“Can you help me with my resume?” words vulnerably asked by my grandmother.
Being the first to attend and graduate from college means a lot, especially in a black household. I am the student who was loved and nurtured in a three-generation household with little money, surrounded by the strength of my mother, grandmother, and great-grandmother who each labored blue-collar jobs from dusk till dawn.
College was never discussed in our duplex home, but the importance of having an education was heavily stressed from my tribe. As I reflect back on my journey, right now, I have more education than my parents, grandparents, and great-grandparents combined. That’s a blessing, burden, and responsibility to uphold. I have beat a lot of odds that never should have been stacked against me, to begin with. Thus, I am highly indebted to my tribe for selflessly grooming me into the formally educated woman I am today.
So, to the first generation college student who’s stuck between a rock and hard place; here are some tidbits from what I have learned throughout my matriculation:
- Minimize student loans at all cost. Don’t just sign off on receiving money just because the government says you qualify. Search for more merit-based scholarships. And if you’re that student who doesn’t qualify for merit-based scholarships due to test scores; consider your local community college and transfer those credits to a university.
- Choose to live at home with your parents//guardian, in off-campus housing, or sign up to be a campus RA (Resident Advisor).
- Prepare meals for yourself instead of using your campus meal plan.
- Never buy new books. By any means necessary purchase used books from Chegg, Amazon, Thriftbooks, campus library, borrowing from upperclassmen or finding them online by searching the pdf.
- Take advantage of Federal Work Study (if you qualify). Although the hours are no more than 10-20 per week; a little cash is better than none at all.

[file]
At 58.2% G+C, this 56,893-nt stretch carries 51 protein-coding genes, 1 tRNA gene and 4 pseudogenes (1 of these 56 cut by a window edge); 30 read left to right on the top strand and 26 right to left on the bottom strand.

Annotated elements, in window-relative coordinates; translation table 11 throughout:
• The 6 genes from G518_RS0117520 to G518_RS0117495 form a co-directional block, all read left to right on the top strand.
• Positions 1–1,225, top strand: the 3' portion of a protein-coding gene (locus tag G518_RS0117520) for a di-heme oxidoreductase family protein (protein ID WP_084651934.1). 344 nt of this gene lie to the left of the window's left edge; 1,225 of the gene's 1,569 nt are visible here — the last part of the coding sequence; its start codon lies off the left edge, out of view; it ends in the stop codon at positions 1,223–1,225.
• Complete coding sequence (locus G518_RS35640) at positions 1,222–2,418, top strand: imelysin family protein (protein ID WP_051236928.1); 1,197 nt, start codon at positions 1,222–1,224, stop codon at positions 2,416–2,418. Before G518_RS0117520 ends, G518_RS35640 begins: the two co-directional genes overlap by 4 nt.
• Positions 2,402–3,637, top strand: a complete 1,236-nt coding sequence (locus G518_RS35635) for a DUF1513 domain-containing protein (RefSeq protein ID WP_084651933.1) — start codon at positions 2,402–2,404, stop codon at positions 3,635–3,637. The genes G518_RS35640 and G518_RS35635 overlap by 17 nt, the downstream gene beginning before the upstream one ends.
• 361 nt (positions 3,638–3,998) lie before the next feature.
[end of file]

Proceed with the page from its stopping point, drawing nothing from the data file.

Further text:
In a nutshell, assess your monetary value. Be smart now, because you don’t want your loans to forbid you from making big-ticket purchases such as a car or house down the road. Credit and loan companies do pry into a person’s debt to income ratio to determine if they qualify for their purchase. Your total debt should not exceed 1 year of your college/university tuition cost. For example, a student studying for a job that pays $45k should not have $100k in loans, especially as an undergraduate student.
No one prepares you for life after college. Truth be told, it’s a dog-eat-dog world you’re embarking on (or currently in, welcome!). Start now by tailoring your career. Build those contacts with your professors, upperclassmen, and even alumni association. Apply for internships that align with your respective career fields. Utilize your campus career service office semesterly. Join an organization that not only benefits you socially but professionally.
The key to a degree shouldn’t be a secret nor struggle. Thus, a quality education is not synonymous with becoming a doctor or lawyer (in my case). Relentlessly pursue your passions and perfect your craft, because in due time success will find you.
Take heed and stay the course.